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Pregnancy Series

Up to 40 weeks

It can be difficult to calculate the exact date of conception, although most women have their fertile period about 14 days after the first day of their last menstrual period. Because of this doctors set an artificial, but convenient timescale of 40 weeks, calculated from your LMP, although a fetus actually reaches “full term”, meaning it is fully developed, after about 38 weeks.

Your baby’s progress
During this month your baby will usually shed almost all of the fine hair from his body. There may be some small patches left in odd places and perhaps some in his body creases.
His skin is smooth and soft and there is still some vernix caseosa left on it (mostly on his back), which will help his passage down the birth canal. He will be almost chubby prior to birth. His fingernails are long and may have scratched his face; they will need shortening after birth. His eyes are blue, although they may change in the weeks after birth; when he is awake they are open.
In these last weeks, your baby produces increasing amounts of a hormone called cortisone from his adrenal glands. This helps his lungs to mature in readiness for his first breath.  

His intestine is filled with a dark green, almost black, substance (meconium). It is a mixture of the secretions from his alimentary glands together with lanugo, pigment and cells from the wall of his bowel. It will be the first motion he will pass after birth, but he may pass it during delivery.

Immune system
His own system is still immature, so to make up for this he receives antibodies from you via the placenta, which will protect him against anything that you have antibodies for, such as flu, mumps and German measles. After he is born, he will continue to receive antibodies from you via your breast milk.

The baby’s support system
The placenta now measures 20-25 centimetres (8-10) inches in diameter and is three centimetres thick, thus creating a wide area for the exchange of nourishment and waste products between yourself and your baby. There is now more than one litre of water in the amniotic sac.
The hormones produced by the placenta are stimulating your breasts to swell and fill with milk. This also causes swelling in your baby’s breast, whether it is a boy or girl. This will recede after birth. If your baby is a girl, the cessation of these hormones following delivery may cause her to have a light bleeding from her vagina (like a period) a few days after her birth.

Your Baby
Your baby prepares to be born; his lungs mature and the last of his brown fat is laid down.
Reproductive Organs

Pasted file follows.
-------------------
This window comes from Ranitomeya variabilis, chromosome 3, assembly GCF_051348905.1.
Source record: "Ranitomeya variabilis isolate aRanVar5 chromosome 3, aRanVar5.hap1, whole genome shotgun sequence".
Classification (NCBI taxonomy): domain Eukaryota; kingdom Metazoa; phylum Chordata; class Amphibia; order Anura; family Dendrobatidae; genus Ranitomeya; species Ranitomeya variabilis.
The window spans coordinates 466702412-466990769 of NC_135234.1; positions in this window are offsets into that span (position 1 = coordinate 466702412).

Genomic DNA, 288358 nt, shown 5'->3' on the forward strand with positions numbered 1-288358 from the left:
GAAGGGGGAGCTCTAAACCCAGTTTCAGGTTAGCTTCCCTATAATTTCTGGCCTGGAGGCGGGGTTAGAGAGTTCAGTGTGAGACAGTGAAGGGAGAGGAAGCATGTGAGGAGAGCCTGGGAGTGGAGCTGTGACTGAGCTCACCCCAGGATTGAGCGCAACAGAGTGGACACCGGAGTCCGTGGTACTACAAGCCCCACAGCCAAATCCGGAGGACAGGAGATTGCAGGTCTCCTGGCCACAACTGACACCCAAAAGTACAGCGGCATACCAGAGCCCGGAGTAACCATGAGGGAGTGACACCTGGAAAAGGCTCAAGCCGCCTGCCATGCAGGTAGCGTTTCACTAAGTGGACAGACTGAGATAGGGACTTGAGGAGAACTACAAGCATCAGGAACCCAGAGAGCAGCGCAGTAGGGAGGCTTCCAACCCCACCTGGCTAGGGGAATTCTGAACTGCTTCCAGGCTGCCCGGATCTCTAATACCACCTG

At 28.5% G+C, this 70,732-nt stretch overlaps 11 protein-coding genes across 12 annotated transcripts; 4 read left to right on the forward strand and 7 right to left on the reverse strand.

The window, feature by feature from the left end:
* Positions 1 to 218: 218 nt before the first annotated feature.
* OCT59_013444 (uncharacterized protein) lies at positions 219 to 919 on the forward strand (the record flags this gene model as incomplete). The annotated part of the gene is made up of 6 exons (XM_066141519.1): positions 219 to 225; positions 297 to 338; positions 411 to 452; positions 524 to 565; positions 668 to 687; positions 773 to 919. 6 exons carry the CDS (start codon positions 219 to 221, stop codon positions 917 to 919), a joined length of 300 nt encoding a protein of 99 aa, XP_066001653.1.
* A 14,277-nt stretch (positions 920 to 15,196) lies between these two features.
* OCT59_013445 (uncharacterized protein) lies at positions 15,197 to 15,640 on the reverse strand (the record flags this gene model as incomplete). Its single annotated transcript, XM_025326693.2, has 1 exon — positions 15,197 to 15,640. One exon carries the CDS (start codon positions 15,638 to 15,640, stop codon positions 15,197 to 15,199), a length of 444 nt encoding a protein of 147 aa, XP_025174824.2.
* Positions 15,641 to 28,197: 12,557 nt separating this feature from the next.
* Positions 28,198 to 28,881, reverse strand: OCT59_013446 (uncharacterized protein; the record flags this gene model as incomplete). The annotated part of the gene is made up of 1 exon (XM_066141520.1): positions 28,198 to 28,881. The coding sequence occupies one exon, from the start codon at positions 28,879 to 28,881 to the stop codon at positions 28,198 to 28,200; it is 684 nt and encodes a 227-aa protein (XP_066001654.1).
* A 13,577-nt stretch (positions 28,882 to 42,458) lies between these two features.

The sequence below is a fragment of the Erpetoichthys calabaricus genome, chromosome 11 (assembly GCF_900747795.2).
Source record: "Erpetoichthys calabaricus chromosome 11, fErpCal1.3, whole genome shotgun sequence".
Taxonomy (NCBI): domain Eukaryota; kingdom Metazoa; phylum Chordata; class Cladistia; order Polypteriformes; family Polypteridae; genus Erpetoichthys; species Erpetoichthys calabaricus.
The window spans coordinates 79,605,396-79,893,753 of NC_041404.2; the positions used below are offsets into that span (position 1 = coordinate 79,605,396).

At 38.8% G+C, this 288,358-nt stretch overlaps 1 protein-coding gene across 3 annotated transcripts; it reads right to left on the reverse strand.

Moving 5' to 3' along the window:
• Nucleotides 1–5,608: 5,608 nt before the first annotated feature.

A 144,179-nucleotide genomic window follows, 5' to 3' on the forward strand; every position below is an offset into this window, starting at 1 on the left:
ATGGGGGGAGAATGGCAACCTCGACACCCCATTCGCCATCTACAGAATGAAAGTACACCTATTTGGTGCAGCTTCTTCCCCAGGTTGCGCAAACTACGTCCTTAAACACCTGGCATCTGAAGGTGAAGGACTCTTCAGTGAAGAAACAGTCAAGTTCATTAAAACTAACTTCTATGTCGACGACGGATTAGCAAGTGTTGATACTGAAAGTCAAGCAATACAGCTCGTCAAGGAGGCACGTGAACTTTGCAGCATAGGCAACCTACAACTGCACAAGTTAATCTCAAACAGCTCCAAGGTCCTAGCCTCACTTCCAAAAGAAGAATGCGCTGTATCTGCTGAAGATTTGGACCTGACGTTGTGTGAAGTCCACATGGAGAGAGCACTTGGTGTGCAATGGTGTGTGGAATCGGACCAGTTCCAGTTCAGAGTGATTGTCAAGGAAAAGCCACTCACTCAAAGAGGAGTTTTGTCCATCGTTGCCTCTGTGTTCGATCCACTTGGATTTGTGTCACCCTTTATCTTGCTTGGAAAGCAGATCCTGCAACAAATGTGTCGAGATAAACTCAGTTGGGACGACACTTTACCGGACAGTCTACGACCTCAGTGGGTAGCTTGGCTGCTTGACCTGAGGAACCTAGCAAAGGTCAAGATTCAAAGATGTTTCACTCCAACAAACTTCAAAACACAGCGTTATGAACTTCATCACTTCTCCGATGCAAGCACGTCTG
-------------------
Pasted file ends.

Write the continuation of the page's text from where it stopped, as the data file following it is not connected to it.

The tests of most boy babies will have descended by now. In a girl baby, the ovaries are still above the pelvic brim and do not reach their final position until after birth.

Although his movements will be a fraction of what they were earlier, you should still be able to feel him kick.

Baby’s Vital Statistics
By the end of this month, the crown to rump length will be about 35-37 cm (14-15in), and she will weigh about 3-4kg (6-8lb).

Your Baby at Term
The baby’s body is plump and round. By the last week of pregnancy, he only just fits inside your uterus and has to curl up very tightly. The baby is fully formed and has working organs; your baby waits to be born.

You will be seeing your doctor every week now. He or she will be checking that everything is going well.

In most first-time mothers, the baby’s head drops down into the pelvis at about36 weeks. You will feel more comfortable and breathing will become easier. It is normal for the baby’s head not to engage until later; sometimes not until labour has started.

You may tend to make up for extra weight at the front by leaning backwards. This throws your head back so that your line of vision is different from usual. Your centre of gravity has altered, so you may bump into things or drop them.                     

Sleeping and Resting
It may be more and more difficult for you to get a good night’s sleep as your large abdomen makes finding a comfortable position difficult. However, rest as much as possible, with your feet up if you can.

Nesting Instinct
This usually occurs during pre-labour, this often seems to manifest itself in an urge to clean the cooker! Try to resist it – you’ll need all of your energy for giving birth. 

Only 5% of babies are delivered on their due dates, the rest are delivered two weeks prior or after the EDD (Expected Delivery Date).

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